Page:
Tensions in the Korean Peninsula

Due to North Korea’s nuclear experiments, the tension on the Korean Peninsula continues to build. We have not had such a serious situation as this since the ceasefire of the Korean War in 1953. Even though there were several provocations by North Korea before, South Koreans have remained relatively patient because they do not wish for another tragic war. In America, most assume that the North and South will fight; however, both sides know that they will never openly attack each other first. The situation now is a bit different. It is becoming clear that there is a greater chance that an outside force will start a war. This is due to the extreme hostility between the United States and North Korea. North Korea desperately needs a leverage over the United States for its own regime and safety, and it believes that the means to obtain an American response lies in nuclear development that could threaten the United States. Therefore, they will never stop developing nuclear weapons and intercontinental ballistic missiles that can be used against the United States. This, in turn, has aggravated the U.S. into considering military actions against North Korea, which could be devastating for this whole peninsula.

America’s greatest obstacle is not North Korea’s military or even their missiles. It is the lives and safety of 20 million citizens living in Seoul and its surrounding cities. North and South will not attack each other first. So, despite the complex and dangerous situation, people go about their lives normally and everyone wishes for a peaceful resolution. That is why the negotiations between the U.S. and North Korea are important, and the two countries should remember that the lives at stake are more important than any reputation or benefit. It is obvious that if a war does happen, North Korea will be wiped off the map, but we should first think about who will take responsibility for the hundreds of thousands and millions of victims who will be sacrificed during that time.

That is why we cannot help but admit that the fate of this country and its inhabitants are in God’s hands. It is hard to find a solution, and man’s power or patience is not something to be trusted. The churches in South Korea can only remember our painful history and desperately pray for God to bless this country. However, I feel that the long, patient, earnest prayer is decreasing. The churches are becoming more and more secular, and the young people are slowly leaving the churches. There is a rise in prosperity and an anthropocentric gospel that robs God of His true glory. We hope that more people will rise up and pray, realizing that this country is dependent upon God’s mercy and grace.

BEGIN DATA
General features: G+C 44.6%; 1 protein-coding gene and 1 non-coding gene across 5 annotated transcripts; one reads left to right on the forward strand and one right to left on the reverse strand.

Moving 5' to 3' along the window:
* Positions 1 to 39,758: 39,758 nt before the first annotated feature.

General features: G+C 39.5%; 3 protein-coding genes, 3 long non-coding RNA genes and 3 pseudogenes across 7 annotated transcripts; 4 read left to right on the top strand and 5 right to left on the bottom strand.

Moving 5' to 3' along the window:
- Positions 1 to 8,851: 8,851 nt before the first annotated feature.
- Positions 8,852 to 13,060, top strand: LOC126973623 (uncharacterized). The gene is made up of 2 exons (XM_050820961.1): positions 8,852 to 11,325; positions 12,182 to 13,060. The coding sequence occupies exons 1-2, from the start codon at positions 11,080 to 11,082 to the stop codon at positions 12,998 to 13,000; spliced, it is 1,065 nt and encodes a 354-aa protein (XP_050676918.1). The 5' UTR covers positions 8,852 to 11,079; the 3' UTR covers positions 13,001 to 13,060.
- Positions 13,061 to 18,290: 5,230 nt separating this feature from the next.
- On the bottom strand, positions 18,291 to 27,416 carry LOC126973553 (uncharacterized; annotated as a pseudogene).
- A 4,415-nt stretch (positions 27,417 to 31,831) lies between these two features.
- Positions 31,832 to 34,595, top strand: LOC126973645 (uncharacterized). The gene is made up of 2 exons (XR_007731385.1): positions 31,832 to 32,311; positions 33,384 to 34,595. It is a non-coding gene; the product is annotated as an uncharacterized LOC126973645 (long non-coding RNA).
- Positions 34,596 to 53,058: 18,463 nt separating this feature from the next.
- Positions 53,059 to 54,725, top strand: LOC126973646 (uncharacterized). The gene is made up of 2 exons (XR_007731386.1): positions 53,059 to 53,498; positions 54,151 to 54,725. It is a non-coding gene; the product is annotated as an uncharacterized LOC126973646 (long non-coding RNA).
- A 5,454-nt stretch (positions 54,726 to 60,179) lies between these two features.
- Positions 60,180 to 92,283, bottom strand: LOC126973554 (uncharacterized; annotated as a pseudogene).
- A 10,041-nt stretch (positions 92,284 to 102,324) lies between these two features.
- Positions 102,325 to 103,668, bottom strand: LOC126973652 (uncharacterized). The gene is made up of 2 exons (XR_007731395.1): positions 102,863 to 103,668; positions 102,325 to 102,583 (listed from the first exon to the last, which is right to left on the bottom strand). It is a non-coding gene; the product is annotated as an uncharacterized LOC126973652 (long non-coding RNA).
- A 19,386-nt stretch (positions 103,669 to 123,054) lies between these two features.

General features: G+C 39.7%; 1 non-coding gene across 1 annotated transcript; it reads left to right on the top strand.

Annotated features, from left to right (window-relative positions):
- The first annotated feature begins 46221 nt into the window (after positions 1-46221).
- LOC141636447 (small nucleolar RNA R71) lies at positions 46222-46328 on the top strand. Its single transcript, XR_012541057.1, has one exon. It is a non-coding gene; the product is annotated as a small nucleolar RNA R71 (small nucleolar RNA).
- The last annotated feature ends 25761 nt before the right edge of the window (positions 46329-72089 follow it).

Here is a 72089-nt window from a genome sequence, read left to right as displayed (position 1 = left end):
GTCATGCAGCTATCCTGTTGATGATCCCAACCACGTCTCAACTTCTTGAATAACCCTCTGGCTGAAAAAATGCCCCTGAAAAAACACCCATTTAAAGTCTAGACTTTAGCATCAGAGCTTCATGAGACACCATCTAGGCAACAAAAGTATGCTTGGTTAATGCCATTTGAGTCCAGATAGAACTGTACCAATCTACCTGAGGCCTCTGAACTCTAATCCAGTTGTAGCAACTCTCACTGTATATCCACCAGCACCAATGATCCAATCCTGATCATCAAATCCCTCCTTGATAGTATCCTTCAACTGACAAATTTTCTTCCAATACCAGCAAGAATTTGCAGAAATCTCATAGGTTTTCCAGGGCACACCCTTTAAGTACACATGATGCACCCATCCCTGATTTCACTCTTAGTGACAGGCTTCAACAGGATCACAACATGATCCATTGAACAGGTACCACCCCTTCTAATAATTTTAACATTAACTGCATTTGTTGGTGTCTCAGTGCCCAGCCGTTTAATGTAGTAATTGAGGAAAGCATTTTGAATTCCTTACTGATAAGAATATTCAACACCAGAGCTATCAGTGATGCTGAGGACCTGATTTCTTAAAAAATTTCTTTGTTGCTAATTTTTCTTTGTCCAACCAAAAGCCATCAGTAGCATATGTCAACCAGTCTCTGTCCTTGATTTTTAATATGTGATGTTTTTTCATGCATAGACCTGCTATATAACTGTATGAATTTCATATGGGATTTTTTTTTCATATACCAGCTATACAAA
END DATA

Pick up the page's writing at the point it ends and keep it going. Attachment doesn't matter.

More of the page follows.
The Free Presbyterian Church in Korea has just completed its third year. Every Sunday we meet for services, and on Wednesdays there are prayer meetings. In addition, there is a campus Bible study for the college students every other week. This meeting is to give our church’s college students a chance to have fellowship and spiritual training in the gospel and an opportunity to bring friends to hear the gospel in a secular college society. We meet in a place called a “study café” where we can drink tea and coffee, but it is designed so that college students can also study. It is a joy to read A. W. Pink’s books and study the Bible with them. Please pray that God will use this ministry for spiritual growth and an opportunity to spread the gospel.

We also have a book club every other week where we read and study books together. At this meeting we invite our friends and neighbors to join us. We are currently studying Thomas Watson’s “A Body of Divinity”, and a neighbor with two children has joined us. Pray that this family will learn the gospel and join us to worship the Lord. God has allowed us to move our church. The previous place was old with uncomfortable facilities. Now our building is in a more accessible area with a parking lot and an elevator.

I remember when I attended the Korean Free Presbyterian Church in Greenville, how earnestly Pastor David Lee prayed for the other Free Presbyterian churches. That is one of the biggest reasons why I decided to start a Free Presbyterian Church in Korea. I believed that with such prayers God would surely be with us. Please pray for the conversion of our young people and for the church in Korea to be revived. I believe that God has a people who will pursue after Christ in this world. If we continue to work faithfully, God will lead them to us. We are all praying for God to bless the ministry in North America, Northern Ireland, Africa, and every one of the Free Presbyterian Churches.

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By Seongkyu Lee

Rev. Seongkyu Lee is minister of Gwangmyeong Faith Free Presbyterian Church, Seoul, South Korea.